GROSS: In your book, you profile some people who are doing really important work with endangered species.
GROSS: And one of the people you profile is Tilo Nadler who runs an endangered primate rescue center in...
GROSS: ...I think it's Vietnam?
GROSS: And you write that he cares for mistreated animals who were part of the exotic pet trade...
GROSS: ...And seized by the government so...
GROSS: ...But once the government seizes them from the illegal traders or poachers, do - does the government not have anything to do with them?
SARTORE: Correct. They don't - they didn't know what to do.
GROSS: I mean, what does the government do with these animals after they've rescued them?
SARTORE: Well, they used to euthanize them because they didn't have a place to put them.
SARTORE: And Tilo saw that, and he was like - he's quoted in the book - it wasn't my work or my profession, but what could I do? He was an electronics specialist. And he was like, what could I do? I couldn't let these animals get euthanized. So he would take in these primates. And now he has successful breeding colonies of these animals, and they're in big enclosures. And they're fed native vegetation right out of Cuc Phuong National Park there in Vietnam, and they're breeding. And they've got lots of babies.
And the truth is, he is a time capsule or a containment vessel until people put away their guns and quit shooting everything out of the forests there in Vietnam. He has a big percentage of the world's population of three or four different species there, and he's tried releasing them in the wild, and they all get shot and eaten. So he started a project that he knew in his lifetime would never be complete. In a way, he is buying time for many of these animals, hoping that people will quit shooting them, and people will leave the forests intact - leave the forests standing.
I really admire that. This is a guy that's up against big odds. We profile a lot of people in this book who were up against the same thing. Don and Ann Butler of Pheasant Heaven in Clinton, N.C., they're breeding species of pheasants - one species of pheasant that's extinct in the wild in Vietnam now. They had - when I visited them, they had 11 or 12 percent of the world's population in their aviaries breeding them. And it's a big responsibility. If breeders like that quit, the bird would go extinct.
Jack Rudloe at Gulf Specimen, which is a marine lab in Panacea, Fla., he educates school kids as to the importance of mainly marine invertebrates - kind of a thankless job, you know, but they're amazing. And these are people that work every day, not for the glory or any other reason than they want to see the world preserved. They don't want to see it diminished by extinction. So I really admire these people.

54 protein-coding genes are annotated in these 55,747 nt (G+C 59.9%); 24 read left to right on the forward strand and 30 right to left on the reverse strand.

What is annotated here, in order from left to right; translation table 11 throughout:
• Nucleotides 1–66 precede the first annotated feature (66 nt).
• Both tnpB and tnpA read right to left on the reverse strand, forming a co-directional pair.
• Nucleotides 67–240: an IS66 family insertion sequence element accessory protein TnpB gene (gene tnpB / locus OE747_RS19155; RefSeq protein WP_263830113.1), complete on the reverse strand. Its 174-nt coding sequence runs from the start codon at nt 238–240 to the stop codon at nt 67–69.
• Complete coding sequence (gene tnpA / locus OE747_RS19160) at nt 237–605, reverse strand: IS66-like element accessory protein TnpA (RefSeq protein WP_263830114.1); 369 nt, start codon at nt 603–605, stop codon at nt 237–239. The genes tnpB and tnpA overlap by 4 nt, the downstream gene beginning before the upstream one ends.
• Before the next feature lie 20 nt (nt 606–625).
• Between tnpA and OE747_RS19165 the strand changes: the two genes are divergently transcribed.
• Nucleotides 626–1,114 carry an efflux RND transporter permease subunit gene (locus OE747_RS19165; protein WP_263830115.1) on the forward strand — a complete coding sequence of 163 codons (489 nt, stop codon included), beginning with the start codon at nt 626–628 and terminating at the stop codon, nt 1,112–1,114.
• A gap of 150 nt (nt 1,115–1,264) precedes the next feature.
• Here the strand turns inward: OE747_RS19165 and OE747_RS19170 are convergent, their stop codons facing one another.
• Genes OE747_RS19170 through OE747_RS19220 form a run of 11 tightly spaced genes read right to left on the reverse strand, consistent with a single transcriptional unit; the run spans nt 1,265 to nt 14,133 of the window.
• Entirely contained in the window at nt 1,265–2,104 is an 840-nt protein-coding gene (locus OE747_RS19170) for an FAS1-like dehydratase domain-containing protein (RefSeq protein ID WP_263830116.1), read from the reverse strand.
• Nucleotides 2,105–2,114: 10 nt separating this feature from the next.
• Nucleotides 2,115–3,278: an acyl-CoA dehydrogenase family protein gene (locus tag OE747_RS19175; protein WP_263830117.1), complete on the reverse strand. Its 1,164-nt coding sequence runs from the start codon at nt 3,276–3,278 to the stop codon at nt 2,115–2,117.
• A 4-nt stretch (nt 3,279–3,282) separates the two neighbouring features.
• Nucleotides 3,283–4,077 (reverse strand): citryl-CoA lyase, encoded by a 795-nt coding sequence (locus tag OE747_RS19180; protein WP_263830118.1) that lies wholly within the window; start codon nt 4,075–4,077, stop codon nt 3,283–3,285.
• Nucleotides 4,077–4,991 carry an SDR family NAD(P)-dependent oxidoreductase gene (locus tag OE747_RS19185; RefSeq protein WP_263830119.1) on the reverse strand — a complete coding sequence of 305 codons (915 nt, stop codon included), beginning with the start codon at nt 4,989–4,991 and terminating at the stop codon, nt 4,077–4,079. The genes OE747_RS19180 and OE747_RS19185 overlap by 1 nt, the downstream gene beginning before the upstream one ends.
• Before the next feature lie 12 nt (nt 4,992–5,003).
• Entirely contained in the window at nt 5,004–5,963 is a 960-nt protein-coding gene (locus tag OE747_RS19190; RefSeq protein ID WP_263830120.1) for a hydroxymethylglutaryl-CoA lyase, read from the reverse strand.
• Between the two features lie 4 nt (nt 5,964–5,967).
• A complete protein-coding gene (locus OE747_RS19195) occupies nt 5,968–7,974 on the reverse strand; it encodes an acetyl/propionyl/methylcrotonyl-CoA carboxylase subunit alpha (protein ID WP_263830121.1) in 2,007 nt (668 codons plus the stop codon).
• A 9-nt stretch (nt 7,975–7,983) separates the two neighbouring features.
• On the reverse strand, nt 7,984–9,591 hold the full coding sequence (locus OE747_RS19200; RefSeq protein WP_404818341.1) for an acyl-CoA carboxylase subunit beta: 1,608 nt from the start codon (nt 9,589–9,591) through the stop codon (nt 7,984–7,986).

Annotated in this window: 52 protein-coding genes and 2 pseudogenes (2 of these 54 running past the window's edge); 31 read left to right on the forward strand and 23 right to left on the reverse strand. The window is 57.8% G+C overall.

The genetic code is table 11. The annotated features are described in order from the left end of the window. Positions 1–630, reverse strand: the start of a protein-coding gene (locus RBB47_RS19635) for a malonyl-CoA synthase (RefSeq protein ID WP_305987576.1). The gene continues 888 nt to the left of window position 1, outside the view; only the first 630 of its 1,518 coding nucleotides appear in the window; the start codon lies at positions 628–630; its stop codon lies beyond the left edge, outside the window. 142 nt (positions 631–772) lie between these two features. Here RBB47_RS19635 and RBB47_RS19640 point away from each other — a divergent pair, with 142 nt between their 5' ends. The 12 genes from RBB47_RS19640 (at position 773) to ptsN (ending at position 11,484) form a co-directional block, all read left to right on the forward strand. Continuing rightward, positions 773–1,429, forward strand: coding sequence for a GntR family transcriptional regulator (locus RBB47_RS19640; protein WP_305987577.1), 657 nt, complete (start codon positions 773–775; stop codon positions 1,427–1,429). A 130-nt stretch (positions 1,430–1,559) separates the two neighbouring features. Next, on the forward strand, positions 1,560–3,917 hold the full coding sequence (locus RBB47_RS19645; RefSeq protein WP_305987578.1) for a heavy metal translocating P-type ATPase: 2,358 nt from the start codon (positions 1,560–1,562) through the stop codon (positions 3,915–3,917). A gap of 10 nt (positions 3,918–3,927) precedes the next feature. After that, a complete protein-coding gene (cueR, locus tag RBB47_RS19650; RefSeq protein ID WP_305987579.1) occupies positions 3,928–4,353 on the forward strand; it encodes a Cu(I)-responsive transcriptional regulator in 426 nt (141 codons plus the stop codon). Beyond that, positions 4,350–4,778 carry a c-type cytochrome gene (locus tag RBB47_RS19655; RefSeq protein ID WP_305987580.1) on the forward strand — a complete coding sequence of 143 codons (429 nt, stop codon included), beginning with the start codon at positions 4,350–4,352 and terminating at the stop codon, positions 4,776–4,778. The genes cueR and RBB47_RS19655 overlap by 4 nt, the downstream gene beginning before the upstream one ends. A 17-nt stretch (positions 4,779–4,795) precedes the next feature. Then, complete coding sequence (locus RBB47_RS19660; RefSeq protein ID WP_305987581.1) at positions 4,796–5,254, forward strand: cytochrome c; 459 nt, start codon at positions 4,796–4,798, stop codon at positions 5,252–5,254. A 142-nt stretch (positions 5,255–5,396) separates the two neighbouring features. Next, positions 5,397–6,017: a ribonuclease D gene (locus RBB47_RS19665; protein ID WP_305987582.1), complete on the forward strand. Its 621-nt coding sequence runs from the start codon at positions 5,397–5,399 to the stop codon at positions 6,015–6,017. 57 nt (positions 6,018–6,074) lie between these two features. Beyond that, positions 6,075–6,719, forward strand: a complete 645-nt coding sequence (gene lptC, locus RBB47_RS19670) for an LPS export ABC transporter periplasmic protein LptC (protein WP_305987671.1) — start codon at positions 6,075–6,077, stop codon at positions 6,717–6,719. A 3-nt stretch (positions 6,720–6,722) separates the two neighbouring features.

GROSS: Now, I read that you bought 1,200 acres in Nebraska where you live in an attempt to save a rare bird. Can you tell us what that's about?
SARTORE: We did. Well, my wife had cancer - she's OK now - but she had cancer. And when she came out of it, she didn't care what I did with our money. And there was two square miles of alkaline wetlands and really steep uplands out in the sandhills by Alliance. And I went and toured it with the rancher - I'd been out there exactly one time before I bought it - and I toured it with the rancher. And I said, do long-billed curlews breed here? And he said, yes, they do all, over the place. And I was like, that's good enough.
So we still - there's still some cattle run on it, but it's done in a respectful way. And there's a lot of migrating shorebirds that go through there - avocets and sandpipers and the curlews. And I just thought, that'd be pretty cool, you know? I mean, I see a lot of stuff that's not that fun when I travel to - especially developing nations in Asia and Africa. I see a lot of wildlife being consumed and eaten. And I just wanted to save a little piece. I wanted to save a little corner, protect something.
GROSS: So you bought 1,200 acres that you're just leaving alone so that the wildlife there can continue to live there or pass through there during migrations?
GROSS: So when you say your wife no longer cared, after she had cancer, what you did with the money...
SARTORE: Yeah (laughter).
GROSS: ...Why didn't she care anymore?
SARTORE: Well, she - you know, cancer has a way of really clarifying things. And so she just realized life was short, and so did I. And she didn't - she just didn't care what we did with our money. She just wanted to be healthy. And I wanted her healthy, too. But I don't know. It just - cancer is a profound experience, something many of us are touched by, if not all of us. And it actually created "The Photo Ark," believe it or not. She'd been pretty good about letting me run all over the world for many, many years doing these Geographic stories, one after the next after the next. And then she was diagnosed with a pretty large tumor in her right breast.